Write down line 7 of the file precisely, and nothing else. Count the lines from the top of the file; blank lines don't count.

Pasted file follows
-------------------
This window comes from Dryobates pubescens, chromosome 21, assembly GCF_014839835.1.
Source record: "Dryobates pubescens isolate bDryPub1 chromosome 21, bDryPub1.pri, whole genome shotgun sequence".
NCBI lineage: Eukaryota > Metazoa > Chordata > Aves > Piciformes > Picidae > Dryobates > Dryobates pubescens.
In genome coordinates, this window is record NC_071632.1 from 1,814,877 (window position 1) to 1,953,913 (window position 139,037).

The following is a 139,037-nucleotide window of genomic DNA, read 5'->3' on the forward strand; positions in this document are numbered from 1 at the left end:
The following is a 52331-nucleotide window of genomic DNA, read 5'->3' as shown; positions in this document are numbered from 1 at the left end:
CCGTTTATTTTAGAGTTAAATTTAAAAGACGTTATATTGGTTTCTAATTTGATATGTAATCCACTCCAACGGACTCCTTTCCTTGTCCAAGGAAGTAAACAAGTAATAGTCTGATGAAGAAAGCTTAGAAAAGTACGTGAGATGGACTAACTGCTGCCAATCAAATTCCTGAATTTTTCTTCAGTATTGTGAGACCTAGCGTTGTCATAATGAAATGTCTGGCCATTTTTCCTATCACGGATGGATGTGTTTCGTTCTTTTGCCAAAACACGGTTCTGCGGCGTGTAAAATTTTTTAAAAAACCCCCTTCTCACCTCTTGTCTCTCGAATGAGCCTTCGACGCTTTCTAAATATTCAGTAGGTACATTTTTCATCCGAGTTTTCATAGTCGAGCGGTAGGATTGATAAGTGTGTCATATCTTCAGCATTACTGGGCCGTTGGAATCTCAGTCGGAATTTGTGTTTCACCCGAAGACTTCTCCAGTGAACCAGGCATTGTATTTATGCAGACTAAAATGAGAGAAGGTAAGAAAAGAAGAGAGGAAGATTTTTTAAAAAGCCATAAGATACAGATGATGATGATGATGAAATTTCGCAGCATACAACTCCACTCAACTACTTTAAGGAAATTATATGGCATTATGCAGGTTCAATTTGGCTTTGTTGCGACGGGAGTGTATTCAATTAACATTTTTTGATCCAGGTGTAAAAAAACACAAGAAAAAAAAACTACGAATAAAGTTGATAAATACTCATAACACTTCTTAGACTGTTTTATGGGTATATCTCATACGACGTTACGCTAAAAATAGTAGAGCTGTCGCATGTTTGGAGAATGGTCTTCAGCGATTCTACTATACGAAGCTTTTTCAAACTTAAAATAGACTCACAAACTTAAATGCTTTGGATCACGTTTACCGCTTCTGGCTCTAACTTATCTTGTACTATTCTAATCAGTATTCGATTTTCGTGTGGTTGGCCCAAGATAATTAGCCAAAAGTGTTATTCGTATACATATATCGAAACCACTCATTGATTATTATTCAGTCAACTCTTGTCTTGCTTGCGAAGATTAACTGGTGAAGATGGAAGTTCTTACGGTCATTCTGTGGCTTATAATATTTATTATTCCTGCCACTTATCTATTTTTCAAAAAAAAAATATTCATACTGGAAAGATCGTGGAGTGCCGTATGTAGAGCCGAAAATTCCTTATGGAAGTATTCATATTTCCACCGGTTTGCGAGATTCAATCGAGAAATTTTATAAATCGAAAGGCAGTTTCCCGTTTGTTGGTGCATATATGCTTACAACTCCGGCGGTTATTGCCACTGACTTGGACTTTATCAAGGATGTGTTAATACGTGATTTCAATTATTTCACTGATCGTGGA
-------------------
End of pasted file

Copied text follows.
CCGTTTATTTTAGAGTTAAATTTAAAAGACGTTATATTGGTTTCTAATTTGATATGTAATCCACTCCAACGGACTCCTTTCCTTGTCCAAGGAAGTAAACAAGTAATAGTCTGATGAAGAAAGCTTAGAAAAGTACGTGAGATGGACTAACTGCTGCCAATCAAATTCCTGAATTTTTCTTCAGTATTGTGAGACCTAGCGTTGTCATAATGAAATGTCTGGCCATTTTTCCTATCACGGATGGATGTGTTTCGTTCTTTTGCCAAAACACGGTTCTGCGGCGTGTAAAATTTTTTAAAAAACCCCCTTCTCACCTCTTGTCTCTCGAATGAGCCTTCGACGCTTTCTAAATATTCAGTAGGTACATTTTTCATCCGAGTTTTCATAGTCGAGCGGTAGGATTGATAAGTGTGTCATATCTTCAGCATTACTGGGCCGTTGGAATCTCAGTCGGAATTTGTGTTTCACCCGAAGACTTCTCCAGTGAACCAGGCATTGTATTTATGCAGACTAAAATGAGAGAAGGTAAGAAAAGAAGAGAGGAAGATTTTTTAAAAAGCCATAAGATACAGATGATGATGATGATGAAATTTCGCAGCATACAACTCCACTCAACTACTTTAAGGAAATTATATGGCATTATGCAGGTTCAATTTGGCTTTGTTGCGACGGGAGTGTATTCAATTAACATTTTTTGATCCAGGTGTAAAAAAACACAAGAAAAAAAAACTACGAATAAAGTTGATAAATACTCATAACACTTCTTAGACTGTTTTATGGGTATATCTCATACGACGTTACGCTAAAAATAGTAGAGCTGTCGCATGTTTGGAGAATGGTCTTCAGCGATTCTACTATACGAAGCTTTTTCAAACTTAAAATAGACTCACAAACTTAAATGCTTTGGATCACGTTTACCGCTTCTGGCTCTAACTTATCTTGTACTATTCTAATCAGTATTCGATTTTCGTGTGGTTGGCCCAAGATAATTAGCCAAAAGTGTTATTCGTATACATATATCGAAACCACTCATTGATTATTATTCAGTCAACTCTTGTCTTGCTTGCGAAGATTAACTGGTGAAGATGGAAGTTCTTACGGTCATTCTGTGGCTTATAATATTTATTATTCCTGCCACTTATCTATTTTTCAAAAAAAAAATATTCATACTGGAAAGATCGTGGAGTGCCGTATGTAGAGCCGAAAATTCCTTATGGAAGTATTCATATTTCCACCGGTTTGCGAGATTCAATCGAGAAATTTTATAAATCGAAAGGCAGTTTCCCGTTTGTTGGTGCATATATGCTTACAACTCCGGCGGTTATTGCCACTGACTTGGACTTTATCAAGGATGTGTTAATACGTGATTTCAATTATTTCACTGATCGTGGA